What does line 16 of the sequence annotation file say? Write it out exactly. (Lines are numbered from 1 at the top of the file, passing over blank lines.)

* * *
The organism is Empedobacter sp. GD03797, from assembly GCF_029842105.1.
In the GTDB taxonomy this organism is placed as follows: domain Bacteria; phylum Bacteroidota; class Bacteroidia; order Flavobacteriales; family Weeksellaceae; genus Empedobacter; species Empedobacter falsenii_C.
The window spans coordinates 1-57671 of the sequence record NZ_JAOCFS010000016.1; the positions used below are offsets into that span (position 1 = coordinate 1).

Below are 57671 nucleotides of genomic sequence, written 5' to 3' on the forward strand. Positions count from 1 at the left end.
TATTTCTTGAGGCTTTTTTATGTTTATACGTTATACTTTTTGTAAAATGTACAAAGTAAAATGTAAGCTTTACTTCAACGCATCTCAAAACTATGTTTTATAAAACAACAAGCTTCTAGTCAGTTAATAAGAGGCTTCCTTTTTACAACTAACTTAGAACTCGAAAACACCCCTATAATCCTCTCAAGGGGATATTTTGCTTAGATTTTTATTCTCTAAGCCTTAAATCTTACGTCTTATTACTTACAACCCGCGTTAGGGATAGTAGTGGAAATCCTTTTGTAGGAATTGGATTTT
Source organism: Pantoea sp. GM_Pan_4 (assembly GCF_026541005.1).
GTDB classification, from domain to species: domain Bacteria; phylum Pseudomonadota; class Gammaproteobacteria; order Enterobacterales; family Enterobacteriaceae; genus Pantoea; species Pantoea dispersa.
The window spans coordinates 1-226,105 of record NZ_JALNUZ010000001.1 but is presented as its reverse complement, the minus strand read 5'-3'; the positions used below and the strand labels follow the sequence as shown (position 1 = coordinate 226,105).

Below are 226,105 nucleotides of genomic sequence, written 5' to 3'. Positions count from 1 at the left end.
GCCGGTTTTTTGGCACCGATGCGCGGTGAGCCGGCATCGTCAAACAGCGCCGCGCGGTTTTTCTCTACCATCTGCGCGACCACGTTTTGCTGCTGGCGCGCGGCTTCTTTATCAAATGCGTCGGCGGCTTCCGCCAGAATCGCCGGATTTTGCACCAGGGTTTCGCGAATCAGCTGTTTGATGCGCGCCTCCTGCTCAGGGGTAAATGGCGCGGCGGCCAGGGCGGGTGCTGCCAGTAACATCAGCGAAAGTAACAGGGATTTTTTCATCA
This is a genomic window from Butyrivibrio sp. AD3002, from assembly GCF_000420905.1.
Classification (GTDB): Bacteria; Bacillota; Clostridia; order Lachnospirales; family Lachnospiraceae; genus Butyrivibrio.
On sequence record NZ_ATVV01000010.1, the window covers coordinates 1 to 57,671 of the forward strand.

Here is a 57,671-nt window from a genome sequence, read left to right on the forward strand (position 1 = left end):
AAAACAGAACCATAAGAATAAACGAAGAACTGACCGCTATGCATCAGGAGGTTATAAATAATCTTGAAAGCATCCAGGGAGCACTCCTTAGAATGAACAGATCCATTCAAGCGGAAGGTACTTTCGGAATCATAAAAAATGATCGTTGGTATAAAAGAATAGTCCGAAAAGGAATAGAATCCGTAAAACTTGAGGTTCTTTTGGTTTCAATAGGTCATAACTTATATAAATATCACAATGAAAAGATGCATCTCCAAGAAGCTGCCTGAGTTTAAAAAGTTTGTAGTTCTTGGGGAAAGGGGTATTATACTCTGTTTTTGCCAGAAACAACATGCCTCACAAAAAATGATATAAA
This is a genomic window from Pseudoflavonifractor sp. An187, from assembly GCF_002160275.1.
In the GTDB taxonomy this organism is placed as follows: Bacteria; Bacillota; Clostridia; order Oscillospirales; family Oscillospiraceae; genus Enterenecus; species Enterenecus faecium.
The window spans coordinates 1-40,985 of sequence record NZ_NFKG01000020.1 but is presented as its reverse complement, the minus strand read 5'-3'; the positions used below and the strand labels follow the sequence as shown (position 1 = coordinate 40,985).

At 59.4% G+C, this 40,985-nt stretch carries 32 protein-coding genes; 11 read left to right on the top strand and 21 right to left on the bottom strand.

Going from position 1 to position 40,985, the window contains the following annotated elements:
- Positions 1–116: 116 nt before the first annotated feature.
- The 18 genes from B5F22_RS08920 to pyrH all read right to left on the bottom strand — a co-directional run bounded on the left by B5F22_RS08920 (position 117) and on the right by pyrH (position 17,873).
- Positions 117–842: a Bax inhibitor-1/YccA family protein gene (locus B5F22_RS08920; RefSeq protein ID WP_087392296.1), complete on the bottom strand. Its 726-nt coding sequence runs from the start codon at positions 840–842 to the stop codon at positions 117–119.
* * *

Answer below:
This is a genomic window from Pseudoflavonifractor sp. An187, from assembly GCF_002160275.1.